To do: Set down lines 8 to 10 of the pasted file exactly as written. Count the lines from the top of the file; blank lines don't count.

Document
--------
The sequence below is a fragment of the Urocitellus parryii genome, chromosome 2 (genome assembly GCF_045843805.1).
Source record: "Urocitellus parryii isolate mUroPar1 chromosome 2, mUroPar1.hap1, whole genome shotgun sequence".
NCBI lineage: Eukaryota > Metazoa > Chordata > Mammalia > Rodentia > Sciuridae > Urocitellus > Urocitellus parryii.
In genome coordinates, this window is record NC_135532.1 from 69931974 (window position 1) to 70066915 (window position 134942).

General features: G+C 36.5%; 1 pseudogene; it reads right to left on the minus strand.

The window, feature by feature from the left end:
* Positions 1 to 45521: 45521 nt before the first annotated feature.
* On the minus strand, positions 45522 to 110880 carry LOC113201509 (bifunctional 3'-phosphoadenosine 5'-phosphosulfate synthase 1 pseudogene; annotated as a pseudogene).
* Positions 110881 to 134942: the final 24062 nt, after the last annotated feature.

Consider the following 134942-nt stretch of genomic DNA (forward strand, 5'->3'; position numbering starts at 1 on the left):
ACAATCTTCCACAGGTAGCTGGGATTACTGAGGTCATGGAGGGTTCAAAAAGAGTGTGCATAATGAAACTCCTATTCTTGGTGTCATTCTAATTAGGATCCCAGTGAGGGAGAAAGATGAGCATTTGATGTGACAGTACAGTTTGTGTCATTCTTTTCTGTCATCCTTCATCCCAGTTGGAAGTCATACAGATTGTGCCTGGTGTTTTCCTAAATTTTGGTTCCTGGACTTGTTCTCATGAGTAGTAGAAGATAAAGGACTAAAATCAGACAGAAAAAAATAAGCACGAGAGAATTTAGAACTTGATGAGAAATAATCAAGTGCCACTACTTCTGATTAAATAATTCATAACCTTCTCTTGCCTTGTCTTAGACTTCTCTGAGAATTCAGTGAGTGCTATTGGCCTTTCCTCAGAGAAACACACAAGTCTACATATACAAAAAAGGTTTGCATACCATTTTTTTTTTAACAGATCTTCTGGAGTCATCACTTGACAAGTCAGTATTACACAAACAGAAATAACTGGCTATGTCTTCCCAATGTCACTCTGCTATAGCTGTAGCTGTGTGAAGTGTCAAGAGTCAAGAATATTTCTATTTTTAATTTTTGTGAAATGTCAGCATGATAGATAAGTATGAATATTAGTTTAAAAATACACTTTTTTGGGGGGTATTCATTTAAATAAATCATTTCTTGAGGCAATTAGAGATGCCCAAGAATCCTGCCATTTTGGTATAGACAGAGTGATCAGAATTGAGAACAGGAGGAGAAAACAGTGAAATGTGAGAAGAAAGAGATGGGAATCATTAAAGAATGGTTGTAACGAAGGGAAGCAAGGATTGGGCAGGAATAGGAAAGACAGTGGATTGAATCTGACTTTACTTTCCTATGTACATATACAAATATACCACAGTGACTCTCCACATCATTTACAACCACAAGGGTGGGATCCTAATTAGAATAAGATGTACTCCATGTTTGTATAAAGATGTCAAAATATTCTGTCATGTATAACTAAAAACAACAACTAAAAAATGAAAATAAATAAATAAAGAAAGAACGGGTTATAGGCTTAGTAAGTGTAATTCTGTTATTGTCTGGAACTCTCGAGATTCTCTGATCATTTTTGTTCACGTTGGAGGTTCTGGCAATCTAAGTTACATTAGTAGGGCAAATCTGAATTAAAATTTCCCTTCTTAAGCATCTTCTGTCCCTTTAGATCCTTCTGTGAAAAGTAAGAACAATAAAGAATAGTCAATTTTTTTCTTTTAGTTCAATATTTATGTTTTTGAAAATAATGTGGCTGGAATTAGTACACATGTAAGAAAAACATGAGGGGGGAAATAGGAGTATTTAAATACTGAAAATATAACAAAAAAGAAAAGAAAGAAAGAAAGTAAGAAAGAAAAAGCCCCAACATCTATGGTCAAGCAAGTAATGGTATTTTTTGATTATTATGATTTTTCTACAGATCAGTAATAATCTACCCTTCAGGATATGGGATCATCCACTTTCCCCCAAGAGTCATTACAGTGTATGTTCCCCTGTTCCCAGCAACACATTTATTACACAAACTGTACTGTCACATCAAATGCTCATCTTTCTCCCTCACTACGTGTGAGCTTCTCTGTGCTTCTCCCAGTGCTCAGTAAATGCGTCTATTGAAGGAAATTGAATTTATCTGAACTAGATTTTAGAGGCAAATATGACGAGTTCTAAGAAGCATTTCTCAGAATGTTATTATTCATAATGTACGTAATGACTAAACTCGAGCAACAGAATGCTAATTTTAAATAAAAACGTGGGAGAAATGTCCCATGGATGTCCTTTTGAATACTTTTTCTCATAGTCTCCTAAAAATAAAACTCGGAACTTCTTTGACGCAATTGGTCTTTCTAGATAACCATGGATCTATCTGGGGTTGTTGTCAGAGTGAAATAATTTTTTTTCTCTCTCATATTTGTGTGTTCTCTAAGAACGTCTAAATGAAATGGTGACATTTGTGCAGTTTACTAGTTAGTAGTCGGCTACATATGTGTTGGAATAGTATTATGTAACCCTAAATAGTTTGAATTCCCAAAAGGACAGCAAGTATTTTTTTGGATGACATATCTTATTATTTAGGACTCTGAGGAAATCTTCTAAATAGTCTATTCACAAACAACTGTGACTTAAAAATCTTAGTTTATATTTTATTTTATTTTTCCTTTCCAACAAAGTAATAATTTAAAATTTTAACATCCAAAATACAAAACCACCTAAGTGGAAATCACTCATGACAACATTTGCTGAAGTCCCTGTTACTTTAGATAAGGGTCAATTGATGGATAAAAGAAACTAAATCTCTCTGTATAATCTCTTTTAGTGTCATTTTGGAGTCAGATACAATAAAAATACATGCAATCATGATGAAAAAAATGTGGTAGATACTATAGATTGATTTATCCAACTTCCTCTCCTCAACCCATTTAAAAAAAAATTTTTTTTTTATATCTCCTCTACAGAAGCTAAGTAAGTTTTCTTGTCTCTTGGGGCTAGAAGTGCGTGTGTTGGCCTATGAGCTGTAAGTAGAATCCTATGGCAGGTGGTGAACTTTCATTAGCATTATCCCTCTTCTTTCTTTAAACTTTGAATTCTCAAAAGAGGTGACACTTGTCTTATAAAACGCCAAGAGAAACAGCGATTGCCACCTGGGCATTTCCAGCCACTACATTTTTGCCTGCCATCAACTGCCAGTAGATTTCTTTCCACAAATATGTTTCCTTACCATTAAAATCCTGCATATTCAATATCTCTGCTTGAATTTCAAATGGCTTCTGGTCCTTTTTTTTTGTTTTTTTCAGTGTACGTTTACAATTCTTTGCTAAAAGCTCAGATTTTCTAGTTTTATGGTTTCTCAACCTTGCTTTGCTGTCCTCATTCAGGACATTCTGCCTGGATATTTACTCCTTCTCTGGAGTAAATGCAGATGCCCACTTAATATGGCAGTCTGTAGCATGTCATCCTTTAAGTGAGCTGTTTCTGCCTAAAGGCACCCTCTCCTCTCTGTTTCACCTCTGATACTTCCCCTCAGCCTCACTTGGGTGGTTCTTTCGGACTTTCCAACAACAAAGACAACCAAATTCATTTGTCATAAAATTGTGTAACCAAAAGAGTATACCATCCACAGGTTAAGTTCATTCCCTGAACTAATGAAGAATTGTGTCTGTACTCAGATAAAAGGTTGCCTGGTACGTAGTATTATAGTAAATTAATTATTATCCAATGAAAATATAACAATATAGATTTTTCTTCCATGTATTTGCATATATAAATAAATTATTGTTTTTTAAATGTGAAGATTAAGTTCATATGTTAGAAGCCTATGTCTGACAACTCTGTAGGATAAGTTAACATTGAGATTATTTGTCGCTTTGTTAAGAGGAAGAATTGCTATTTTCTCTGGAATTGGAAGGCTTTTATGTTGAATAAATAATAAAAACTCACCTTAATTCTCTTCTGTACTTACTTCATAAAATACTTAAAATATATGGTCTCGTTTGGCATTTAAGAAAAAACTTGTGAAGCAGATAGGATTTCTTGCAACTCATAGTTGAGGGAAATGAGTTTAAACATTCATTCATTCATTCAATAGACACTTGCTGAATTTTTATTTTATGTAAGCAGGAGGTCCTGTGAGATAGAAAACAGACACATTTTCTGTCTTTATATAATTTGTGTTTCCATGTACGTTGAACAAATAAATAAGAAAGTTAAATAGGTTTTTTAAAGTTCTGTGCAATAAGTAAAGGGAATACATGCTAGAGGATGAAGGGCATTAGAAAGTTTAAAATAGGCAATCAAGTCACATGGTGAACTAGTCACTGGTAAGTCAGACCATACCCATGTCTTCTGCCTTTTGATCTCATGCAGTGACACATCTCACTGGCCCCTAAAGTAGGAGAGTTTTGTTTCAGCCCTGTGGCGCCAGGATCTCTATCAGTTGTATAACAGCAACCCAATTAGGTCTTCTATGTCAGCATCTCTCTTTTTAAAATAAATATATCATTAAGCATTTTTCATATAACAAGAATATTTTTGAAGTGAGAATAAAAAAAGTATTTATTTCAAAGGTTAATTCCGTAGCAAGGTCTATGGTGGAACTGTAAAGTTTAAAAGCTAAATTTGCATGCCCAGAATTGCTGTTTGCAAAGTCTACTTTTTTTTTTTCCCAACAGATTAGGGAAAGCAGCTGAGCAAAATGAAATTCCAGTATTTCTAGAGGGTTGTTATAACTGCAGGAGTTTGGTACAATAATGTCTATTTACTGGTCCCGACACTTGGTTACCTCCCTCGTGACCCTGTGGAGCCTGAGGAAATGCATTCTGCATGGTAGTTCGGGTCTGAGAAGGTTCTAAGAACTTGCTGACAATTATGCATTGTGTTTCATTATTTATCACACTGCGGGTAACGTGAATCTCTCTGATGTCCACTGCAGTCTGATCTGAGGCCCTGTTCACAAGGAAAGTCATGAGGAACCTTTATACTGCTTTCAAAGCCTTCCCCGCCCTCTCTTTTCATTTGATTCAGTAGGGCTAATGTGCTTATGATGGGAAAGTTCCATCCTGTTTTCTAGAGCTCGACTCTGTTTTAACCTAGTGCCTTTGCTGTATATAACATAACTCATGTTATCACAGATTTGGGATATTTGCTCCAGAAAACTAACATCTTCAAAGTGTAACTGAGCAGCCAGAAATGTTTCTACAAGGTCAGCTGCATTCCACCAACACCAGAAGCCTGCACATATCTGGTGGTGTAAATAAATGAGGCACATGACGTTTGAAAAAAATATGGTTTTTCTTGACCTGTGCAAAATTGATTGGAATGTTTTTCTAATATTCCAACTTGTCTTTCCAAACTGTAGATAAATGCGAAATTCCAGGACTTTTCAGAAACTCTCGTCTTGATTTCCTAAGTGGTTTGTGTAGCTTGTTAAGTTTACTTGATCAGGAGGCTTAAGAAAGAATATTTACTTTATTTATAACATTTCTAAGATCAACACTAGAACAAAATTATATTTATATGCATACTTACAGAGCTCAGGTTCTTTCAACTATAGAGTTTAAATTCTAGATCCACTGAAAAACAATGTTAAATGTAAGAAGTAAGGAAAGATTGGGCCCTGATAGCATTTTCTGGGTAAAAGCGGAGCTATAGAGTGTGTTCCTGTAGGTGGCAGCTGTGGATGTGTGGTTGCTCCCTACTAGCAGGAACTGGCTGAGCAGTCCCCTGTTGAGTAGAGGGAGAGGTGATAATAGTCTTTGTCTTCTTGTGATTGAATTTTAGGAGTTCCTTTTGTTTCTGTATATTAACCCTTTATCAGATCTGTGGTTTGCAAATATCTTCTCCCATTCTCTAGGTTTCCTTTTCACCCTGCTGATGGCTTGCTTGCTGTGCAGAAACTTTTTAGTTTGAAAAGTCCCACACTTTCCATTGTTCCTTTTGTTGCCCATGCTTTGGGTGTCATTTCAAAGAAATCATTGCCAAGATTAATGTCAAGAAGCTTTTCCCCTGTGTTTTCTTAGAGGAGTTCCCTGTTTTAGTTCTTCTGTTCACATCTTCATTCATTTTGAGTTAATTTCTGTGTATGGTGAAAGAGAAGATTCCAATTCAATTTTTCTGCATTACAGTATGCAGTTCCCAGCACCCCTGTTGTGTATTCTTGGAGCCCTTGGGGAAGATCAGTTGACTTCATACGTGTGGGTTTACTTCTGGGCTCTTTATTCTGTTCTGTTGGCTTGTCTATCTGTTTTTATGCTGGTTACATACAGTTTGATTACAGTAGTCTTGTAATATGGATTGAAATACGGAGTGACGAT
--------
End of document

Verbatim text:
* On the minus strand, positions 45522 to 110880 carry LOC113201509 (bifunctional 3'-phosphoadenosine 5'-phosphosulfate synthase 1 pseudogene; annotated as a pseudogene).
* Positions 110881 to 134942: the final 24062 nt, after the last annotated feature.

Consider the following 134942-nt stretch of genomic DNA (forward strand, 5'->3'; position numbering starts at 1 on the left):